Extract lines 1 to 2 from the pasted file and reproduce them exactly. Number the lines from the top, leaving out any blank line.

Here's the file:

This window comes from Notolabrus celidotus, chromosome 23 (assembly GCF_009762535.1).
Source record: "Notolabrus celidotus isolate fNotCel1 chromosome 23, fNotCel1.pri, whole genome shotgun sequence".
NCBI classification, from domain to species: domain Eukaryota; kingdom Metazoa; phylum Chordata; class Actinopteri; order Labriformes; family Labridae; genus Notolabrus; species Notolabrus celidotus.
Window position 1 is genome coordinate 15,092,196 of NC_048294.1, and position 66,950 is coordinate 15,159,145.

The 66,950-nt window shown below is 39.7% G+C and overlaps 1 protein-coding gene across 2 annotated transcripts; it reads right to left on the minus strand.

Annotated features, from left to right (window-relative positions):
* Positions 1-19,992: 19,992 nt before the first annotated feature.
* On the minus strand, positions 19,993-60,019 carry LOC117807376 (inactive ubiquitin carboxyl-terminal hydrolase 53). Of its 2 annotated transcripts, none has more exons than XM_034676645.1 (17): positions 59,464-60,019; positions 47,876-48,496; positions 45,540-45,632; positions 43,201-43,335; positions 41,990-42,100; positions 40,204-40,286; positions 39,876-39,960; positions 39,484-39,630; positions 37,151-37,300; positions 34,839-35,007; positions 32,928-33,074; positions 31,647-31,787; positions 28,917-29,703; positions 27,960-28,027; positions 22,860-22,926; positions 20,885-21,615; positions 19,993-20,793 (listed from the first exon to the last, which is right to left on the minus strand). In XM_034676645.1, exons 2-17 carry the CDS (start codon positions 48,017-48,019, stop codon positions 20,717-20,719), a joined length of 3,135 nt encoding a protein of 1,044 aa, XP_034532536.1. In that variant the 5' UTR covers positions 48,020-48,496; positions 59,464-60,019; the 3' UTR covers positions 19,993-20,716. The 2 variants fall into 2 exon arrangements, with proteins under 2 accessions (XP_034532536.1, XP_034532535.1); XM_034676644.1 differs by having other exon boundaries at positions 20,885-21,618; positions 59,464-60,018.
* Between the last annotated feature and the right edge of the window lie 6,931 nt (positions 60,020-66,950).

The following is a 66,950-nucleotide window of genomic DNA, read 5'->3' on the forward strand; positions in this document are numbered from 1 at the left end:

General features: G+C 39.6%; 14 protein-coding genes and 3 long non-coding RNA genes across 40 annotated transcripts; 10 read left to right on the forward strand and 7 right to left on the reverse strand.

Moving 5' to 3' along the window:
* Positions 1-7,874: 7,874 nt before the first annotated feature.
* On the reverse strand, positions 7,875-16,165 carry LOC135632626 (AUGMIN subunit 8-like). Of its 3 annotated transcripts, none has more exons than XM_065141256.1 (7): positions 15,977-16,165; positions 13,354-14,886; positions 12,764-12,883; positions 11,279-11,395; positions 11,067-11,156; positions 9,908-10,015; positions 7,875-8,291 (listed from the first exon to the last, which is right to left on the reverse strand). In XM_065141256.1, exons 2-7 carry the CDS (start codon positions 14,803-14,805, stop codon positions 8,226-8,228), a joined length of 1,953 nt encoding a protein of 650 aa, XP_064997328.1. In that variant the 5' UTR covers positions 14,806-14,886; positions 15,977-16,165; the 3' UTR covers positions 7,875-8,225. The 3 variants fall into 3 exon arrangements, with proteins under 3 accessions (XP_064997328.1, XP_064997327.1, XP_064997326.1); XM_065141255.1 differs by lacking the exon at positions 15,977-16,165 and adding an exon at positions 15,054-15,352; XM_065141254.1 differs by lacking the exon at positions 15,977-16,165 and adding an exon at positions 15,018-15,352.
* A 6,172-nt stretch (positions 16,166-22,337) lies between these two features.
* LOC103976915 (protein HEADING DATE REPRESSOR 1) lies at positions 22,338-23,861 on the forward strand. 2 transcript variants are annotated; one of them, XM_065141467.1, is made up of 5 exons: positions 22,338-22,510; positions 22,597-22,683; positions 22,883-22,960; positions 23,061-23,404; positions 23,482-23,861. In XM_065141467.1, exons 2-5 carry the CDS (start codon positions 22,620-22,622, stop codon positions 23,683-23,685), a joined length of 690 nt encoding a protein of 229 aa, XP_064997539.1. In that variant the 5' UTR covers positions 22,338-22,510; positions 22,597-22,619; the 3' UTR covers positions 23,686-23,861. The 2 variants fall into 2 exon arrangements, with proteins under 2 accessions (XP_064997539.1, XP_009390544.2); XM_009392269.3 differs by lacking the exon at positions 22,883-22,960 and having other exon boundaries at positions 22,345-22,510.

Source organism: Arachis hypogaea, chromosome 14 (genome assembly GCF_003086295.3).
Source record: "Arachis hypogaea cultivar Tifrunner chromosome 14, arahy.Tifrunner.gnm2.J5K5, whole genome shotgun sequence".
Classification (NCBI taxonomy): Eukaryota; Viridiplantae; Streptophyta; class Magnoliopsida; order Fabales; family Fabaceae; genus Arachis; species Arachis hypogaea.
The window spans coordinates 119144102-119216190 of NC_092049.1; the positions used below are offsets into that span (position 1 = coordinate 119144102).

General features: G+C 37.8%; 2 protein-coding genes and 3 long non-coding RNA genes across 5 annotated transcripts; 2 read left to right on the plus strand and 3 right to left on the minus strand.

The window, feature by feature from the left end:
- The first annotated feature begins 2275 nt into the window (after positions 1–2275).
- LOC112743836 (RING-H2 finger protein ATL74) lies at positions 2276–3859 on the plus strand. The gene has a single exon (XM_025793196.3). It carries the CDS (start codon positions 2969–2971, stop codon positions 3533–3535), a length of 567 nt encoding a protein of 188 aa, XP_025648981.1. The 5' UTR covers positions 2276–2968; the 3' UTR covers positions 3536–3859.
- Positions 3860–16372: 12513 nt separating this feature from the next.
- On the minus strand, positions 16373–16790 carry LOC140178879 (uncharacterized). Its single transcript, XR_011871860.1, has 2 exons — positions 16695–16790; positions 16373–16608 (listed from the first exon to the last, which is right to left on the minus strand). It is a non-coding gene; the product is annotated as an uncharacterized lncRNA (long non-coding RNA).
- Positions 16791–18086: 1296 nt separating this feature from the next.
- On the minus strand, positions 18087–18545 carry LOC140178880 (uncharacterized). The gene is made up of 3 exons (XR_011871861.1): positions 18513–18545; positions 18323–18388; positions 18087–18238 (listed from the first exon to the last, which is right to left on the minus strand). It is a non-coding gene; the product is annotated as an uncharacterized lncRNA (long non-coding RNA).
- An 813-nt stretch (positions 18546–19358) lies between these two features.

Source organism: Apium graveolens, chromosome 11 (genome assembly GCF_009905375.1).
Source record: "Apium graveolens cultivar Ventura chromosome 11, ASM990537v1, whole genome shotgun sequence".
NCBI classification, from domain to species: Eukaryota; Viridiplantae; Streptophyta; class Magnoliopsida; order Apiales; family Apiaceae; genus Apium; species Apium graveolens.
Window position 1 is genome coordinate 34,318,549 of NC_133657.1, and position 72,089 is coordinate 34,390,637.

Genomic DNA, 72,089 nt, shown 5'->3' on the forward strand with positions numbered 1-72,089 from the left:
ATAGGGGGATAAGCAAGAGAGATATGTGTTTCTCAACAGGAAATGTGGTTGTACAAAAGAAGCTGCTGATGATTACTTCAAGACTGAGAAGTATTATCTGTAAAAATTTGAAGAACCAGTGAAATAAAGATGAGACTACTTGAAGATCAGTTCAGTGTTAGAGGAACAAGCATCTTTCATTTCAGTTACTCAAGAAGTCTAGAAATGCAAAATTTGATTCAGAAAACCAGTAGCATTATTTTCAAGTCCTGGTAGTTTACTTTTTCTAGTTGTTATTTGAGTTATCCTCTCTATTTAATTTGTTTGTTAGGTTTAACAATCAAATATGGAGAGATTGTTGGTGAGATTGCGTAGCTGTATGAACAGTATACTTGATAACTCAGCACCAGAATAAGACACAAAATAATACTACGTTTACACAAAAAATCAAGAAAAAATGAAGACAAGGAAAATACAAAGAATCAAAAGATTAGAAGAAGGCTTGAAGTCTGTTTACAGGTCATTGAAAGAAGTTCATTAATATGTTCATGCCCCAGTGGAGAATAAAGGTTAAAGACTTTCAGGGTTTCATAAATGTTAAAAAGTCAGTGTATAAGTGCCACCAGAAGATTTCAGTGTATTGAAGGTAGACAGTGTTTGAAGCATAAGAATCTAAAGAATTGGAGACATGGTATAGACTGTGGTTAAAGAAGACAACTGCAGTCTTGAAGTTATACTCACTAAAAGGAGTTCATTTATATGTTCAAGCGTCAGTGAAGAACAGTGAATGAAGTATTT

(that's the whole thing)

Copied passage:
This window comes from Notolabrus celidotus, chromosome 23 (assembly GCF_009762535.1).
Source record: "Notolabrus celidotus isolate fNotCel1 chromosome 23, fNotCel1.pri, whole genome shotgun sequence".